On 24 May 2019, Theresa May MP announced that she will resign as Prime Minister on 7 June; a Conservative Party leadership contest is due to take place the following week. Mrs May said she had done “everything I can” to convince MPs to support the withdrawal deal she had negotiated with the EU but it was not in the “best interests of the country for a new Prime Minister to lead that effort.”
How does the Conservative Party leadership contest work?
- nominations among MPs for the next leader will close in the week beginning 10 June. Candidates must be nominated by two Conservative MPs;
- if only one candidate comes forward, they become leader automatically (unlikely scenario);
- the list of candidates is reduced to a shortlist of two after a series of votes by Conservative MPs. It is currently expected that this process will be concluded by the end of June;
- the final two candidates are subject to a postal ballet of Conservative Party members (the vote is not open to the UK general public, it is restricted to people who are already members of the Conservative Party); and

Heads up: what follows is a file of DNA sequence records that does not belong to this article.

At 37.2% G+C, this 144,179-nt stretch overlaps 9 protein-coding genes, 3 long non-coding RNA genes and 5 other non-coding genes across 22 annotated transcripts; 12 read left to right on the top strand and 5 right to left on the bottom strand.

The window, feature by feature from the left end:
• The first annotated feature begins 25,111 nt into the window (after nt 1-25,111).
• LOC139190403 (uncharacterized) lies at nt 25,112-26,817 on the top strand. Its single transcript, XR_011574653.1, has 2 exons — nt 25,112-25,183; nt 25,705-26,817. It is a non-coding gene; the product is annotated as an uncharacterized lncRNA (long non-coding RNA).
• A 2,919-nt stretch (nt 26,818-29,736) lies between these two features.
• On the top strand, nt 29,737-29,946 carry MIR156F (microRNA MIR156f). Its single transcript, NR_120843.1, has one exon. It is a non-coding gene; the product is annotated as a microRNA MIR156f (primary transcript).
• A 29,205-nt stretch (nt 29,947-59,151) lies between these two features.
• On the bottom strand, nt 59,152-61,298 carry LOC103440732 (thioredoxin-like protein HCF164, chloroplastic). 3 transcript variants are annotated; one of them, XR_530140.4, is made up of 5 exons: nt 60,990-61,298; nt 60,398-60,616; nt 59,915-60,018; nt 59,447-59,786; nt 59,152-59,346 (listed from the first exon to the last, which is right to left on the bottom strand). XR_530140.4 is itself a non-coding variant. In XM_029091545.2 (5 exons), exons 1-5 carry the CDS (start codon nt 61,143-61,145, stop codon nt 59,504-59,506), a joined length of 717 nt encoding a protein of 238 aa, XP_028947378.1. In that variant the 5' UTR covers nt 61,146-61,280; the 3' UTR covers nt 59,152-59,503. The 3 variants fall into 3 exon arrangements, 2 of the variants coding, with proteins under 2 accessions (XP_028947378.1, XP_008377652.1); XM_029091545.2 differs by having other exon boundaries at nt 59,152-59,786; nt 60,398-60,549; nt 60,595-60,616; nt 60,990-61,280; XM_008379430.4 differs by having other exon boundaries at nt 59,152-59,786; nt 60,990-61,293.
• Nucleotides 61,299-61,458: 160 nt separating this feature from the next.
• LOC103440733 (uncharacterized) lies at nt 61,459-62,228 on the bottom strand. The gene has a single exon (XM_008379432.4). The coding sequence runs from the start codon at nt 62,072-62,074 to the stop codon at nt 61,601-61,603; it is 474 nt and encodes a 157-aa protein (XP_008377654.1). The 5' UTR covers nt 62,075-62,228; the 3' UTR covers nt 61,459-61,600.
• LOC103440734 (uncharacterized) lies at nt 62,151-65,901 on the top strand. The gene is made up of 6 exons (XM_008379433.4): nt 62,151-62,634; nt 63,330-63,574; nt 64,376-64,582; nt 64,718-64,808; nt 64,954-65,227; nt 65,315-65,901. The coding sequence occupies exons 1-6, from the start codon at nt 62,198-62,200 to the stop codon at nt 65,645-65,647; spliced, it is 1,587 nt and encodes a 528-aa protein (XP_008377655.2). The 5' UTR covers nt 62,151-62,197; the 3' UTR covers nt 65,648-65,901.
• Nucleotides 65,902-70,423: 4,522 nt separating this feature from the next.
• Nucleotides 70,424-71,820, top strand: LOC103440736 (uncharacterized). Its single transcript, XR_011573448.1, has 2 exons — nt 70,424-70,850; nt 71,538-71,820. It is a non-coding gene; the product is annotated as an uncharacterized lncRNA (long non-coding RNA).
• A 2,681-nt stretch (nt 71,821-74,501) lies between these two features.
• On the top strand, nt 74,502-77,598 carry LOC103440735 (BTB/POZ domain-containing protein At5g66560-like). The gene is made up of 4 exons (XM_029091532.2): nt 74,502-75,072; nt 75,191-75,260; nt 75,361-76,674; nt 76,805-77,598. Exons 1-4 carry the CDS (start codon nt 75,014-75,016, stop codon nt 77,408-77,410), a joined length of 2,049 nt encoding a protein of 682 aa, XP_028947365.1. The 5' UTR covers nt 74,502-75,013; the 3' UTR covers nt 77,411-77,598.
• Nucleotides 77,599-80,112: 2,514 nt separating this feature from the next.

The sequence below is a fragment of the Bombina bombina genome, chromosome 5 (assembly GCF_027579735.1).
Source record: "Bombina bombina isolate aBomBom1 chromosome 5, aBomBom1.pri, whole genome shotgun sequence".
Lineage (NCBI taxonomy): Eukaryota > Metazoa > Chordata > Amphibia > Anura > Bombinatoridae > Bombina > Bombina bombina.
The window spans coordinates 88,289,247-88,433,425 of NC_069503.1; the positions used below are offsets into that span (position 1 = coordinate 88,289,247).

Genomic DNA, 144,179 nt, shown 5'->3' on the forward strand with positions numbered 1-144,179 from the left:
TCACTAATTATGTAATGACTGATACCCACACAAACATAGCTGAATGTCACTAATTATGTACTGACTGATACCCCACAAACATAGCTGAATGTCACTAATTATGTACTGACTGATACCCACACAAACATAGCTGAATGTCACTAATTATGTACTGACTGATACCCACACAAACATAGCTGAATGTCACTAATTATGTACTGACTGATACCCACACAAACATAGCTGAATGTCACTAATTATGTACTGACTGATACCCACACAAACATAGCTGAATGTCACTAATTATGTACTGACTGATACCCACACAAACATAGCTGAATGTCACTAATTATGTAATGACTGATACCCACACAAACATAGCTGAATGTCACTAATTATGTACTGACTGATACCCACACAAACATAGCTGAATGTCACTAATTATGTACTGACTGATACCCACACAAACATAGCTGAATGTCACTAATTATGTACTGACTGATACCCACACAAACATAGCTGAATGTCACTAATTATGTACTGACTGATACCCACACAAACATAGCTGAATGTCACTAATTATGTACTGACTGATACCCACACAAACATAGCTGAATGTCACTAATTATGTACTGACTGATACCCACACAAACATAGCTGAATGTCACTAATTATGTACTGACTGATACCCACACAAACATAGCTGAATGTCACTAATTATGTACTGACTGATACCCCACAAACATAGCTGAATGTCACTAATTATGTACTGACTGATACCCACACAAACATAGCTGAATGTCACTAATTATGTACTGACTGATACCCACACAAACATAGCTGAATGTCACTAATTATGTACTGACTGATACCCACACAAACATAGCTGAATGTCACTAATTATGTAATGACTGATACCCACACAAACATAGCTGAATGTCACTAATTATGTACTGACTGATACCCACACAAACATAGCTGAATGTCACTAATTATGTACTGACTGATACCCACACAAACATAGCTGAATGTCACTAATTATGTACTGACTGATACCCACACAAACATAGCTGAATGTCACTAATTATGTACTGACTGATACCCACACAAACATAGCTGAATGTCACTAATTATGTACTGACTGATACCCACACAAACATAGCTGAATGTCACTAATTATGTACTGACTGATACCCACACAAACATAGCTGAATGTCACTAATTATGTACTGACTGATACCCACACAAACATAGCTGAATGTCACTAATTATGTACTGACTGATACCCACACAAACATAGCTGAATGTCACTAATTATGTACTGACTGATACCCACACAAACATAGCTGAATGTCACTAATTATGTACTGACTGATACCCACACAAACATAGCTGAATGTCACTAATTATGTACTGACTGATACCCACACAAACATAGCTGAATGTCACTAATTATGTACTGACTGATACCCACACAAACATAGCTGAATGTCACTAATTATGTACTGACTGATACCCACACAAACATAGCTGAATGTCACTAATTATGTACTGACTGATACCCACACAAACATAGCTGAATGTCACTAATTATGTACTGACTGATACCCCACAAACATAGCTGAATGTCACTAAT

- the winning candidate is expected to be announced before Parliament rises for summer (expected 26 July). By default the winning candidate also becomes the next UK Prime Minister.
At the time of writing, the following Conservative MPs have declared their intention to stand in the leadership contest: Boris Johnson; Andrea Leadsom; Dominic Raab; Rory Stewart; Jeremy Hunt and Esther McVey.
The following Conservative MPs are also expected to declare their intention to stand: Michael Gove; Sajid Javid; Matt Hancock; Steve Baker; Justine Greening; Nicky Morgan; Amber Rudd; Liz Truss; James Cleverly; George Freeman; Priti Patel; Sir Graham Brady and Penny Mordaunt.